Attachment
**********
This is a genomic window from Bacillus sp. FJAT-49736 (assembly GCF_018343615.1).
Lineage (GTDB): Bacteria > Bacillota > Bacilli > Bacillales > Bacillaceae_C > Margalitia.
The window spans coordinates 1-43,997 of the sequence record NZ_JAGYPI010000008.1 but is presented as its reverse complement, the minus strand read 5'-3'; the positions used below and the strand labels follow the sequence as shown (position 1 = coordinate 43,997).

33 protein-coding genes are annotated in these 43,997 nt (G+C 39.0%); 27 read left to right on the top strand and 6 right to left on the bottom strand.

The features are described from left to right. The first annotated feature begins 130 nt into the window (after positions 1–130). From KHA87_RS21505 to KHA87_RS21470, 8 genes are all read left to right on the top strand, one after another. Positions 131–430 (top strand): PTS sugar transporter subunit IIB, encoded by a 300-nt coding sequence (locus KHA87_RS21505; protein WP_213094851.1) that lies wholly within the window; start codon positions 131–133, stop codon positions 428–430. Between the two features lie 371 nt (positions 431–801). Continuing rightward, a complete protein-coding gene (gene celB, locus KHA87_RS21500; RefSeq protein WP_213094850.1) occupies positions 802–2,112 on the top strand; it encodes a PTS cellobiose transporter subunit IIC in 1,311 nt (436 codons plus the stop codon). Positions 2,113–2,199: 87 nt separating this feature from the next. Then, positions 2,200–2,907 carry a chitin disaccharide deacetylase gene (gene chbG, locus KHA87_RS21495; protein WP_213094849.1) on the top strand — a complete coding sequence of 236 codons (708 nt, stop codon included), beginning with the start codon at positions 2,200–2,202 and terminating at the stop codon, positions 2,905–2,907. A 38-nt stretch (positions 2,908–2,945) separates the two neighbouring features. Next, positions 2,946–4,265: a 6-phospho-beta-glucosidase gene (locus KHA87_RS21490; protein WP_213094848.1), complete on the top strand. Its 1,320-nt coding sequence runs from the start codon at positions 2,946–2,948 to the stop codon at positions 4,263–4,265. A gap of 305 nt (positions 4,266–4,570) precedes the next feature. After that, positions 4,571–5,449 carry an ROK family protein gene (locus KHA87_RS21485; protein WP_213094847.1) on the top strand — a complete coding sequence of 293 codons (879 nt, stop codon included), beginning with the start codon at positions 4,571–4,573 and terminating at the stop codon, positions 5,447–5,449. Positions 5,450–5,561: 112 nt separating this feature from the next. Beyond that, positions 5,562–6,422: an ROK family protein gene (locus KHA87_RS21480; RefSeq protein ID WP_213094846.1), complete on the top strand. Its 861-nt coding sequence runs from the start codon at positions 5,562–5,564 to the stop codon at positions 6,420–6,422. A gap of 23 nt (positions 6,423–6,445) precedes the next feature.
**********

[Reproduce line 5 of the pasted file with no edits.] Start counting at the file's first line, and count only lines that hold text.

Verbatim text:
The features are described from left to right. The first annotated feature begins 130 nt into the window (after positions 1–130). From KHA87_RS21505 to KHA87_RS21470, 8 genes are all read left to right on the top strand, one after another. Positions 131–430 (top strand): PTS sugar transporter subunit IIB, encoded by a 300-nt coding sequence (locus KHA87_RS21505; protein WP_213094851.1) that lies wholly within the window; start codon positions 131–133, stop codon positions 428–430. Between the two features lie 371 nt (positions 431–801). Continuing rightward, a complete protein-coding gene (gene celB, locus KHA87_RS21500; RefSeq protein WP_213094850.1) occupies positions 802–2,112 on the top strand; it encodes a PTS cellobiose transporter subunit IIC in 1,311 nt (436 codons plus the stop codon). Positions 2,113–2,199: 87 nt separating this feature from the next. Then, positions 2,200–2,907 carry a chitin disaccharide deacetylase gene (gene chbG, locus KHA87_RS21495; protein WP_213094849.1) on the top strand — a complete coding sequence of 236 codons (708 nt, stop codon included), beginning with the start codon at positions 2,200–2,202 and terminating at the stop codon, positions 2,905–2,907. A 38-nt stretch (positions 2,908–2,945) separates the two neighbouring features. Next, positions 2,946–4,265: a 6-phospho-beta-glucosidase gene (locus KHA87_RS21490; protein WP_213094848.1), complete on the top strand. Its 1,320-nt coding sequence runs from the start codon at positions 2,946–2,948 to the stop codon at positions 4,263–4,265. A gap of 305 nt (positions 4,266–4,570) precedes the next feature. After that, positions 4,571–5,449 carry an ROK family protein gene (locus KHA87_RS21485; protein WP_213094847.1) on the top strand — a complete coding sequence of 293 codons (879 nt, stop codon included), beginning with the start codon at positions 4,571–4,573 and terminating at the stop codon, positions 5,447–5,449. Positions 5,450–5,561: 112 nt separating this feature from the next. Beyond that, positions 5,562–6,422: an ROK family protein gene (locus KHA87_RS21480; RefSeq protein ID WP_213094846.1), complete on the top strand. Its 861-nt coding sequence runs from the start codon at positions 5,562–5,564 to the stop codon at positions 6,420–6,422. A gap of 23 nt (positions 6,423–6,445) precedes the next feature.